• Yoga – Like meditation, yoga doesn’t have to be complicated, and it teaches practitioners how to focus on their breath and body movements. Yoga studios offer a variety of specialized classes under the direction of certified trainers, like Bikram, hot, gentle, and power yoga. Many gyms also offer general practice yoga classes to their members, while the internet provides both free and fee-based online sessions.

A Checklist for Loved Ones

There are many things you can do to help support someone in recovery. Although no one expects you to be perfect or know exactly what a recovering addict is going through — including your loved one — putting as many of these habits into practice as possible will go a long way in being an advocate for your addiction warrior.

  • Listen with an open-heart – An important part of the recovery process is being able to talk through your experiences and feelings, which is why inpatient and outpatient programs offer one-on-one and group counseling sessions. After treatment, your loved one will still benefit from having someone to talk to who will listen without judgment. If you’re able to provide that support, you’re offering them a priceless piece of their recovery puzzle.
  • Encourage them to find a community – It’s important for those in recovery to have a group of peers they can rely on that can relate to their experiences, although some people who are new to sobriety may feel hesitant to find one or don’t know where to look. Encourage them to attend support group meetings, find a sponsor, and/or work with a counselor.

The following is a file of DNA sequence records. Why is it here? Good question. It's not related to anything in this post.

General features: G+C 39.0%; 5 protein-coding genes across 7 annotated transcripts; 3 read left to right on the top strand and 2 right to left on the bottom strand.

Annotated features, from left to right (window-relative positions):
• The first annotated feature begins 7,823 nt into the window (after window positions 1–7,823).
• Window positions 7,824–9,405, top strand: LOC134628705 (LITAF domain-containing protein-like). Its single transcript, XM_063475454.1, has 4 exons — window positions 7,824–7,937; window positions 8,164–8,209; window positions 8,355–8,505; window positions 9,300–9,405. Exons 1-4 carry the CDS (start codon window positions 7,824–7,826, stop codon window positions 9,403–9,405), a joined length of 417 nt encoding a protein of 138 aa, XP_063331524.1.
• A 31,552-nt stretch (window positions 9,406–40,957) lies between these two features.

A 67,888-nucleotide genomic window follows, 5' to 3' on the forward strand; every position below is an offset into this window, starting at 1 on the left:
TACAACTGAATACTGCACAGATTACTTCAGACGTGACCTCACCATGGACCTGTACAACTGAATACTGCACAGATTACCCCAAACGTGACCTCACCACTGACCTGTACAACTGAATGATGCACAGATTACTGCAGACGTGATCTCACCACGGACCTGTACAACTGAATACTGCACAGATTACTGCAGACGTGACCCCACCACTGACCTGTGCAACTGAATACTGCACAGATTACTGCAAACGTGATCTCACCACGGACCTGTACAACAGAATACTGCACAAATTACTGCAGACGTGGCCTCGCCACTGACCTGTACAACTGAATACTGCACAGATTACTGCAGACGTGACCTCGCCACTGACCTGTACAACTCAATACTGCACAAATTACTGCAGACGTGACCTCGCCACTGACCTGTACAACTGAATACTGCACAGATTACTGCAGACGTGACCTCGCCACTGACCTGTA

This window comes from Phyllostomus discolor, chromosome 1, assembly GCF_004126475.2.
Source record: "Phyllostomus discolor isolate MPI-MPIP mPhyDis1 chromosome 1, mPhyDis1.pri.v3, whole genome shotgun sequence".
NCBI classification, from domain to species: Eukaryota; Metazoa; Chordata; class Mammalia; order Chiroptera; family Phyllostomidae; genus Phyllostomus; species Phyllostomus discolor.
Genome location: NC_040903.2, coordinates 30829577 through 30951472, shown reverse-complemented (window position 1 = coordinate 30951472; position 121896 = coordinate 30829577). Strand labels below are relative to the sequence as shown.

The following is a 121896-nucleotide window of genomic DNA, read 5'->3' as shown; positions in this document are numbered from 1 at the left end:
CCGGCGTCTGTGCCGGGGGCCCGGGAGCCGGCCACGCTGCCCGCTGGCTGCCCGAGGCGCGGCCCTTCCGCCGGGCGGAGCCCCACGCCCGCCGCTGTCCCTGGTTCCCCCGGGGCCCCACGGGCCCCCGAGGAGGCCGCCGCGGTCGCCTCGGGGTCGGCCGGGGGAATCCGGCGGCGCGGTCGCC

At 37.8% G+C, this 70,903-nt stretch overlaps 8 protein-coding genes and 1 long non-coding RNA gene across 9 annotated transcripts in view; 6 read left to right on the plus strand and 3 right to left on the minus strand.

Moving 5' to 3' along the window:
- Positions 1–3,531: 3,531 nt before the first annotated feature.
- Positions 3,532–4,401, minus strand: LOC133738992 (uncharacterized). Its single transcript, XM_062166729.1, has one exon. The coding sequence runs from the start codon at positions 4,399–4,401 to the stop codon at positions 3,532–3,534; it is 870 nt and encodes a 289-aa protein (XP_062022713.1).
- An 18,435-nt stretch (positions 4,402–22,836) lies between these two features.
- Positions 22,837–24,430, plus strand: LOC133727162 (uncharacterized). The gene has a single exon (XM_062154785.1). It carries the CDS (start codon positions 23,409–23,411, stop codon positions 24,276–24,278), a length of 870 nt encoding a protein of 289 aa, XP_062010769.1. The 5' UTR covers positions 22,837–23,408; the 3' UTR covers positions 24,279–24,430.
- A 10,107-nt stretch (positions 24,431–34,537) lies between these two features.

• Ask questions – If you’ve never suffered from addiction, it’s perfectly normal if you don’t understand much of your loved one’s journey, and that’s OK. Be sensitive, but ask questions whenever you need to so you can be a better friend and listener. Often, your loved one will be happy to answer your questions, but try to be understanding if they’re not ready to provide you the insight you’re asking for.
  • Encourage healthy habits – People who give up drugs and alcohol are making an active choice to be physically and mentally healthier, so reinforcing additional healthy behaviors is a huge means of support. Encourage them to adopt and stick with healthy habits, like eating well, exercising, participating in hobbies, and practicing healthy coping methods, and consider joining them whenever possible.
  • Avoid presenting triggers – Eventually, your loved one may be perfectly happy to join you in a setting where temptations abound, like a bar or a party, but everyone’s timeline for getting to that point is different. Be sensitive about putting someone in a situation that might cause anxiety, especially in their first few months of sobriety.
  • Stay aware and educated – In addition to asking your loved one questions, know the warning signs of relapse so you can spot trouble before it gets out of hand. If you’re worried about your loved one’s well-being, talk to them gently about your concerns. If you’re not comfortable approaching them, you may want to consider reaching out to their sponsor.
  • Be accepting – Addiction is traumatic, and entering recovery is a remarkable, but difficult, life change. Try your best to accept your loved one for who they are wherever they are on their journey. Knowing they can turn to you as a loving, non-judgmental source of support is one of the greatest gifts you can give them in their new sober life.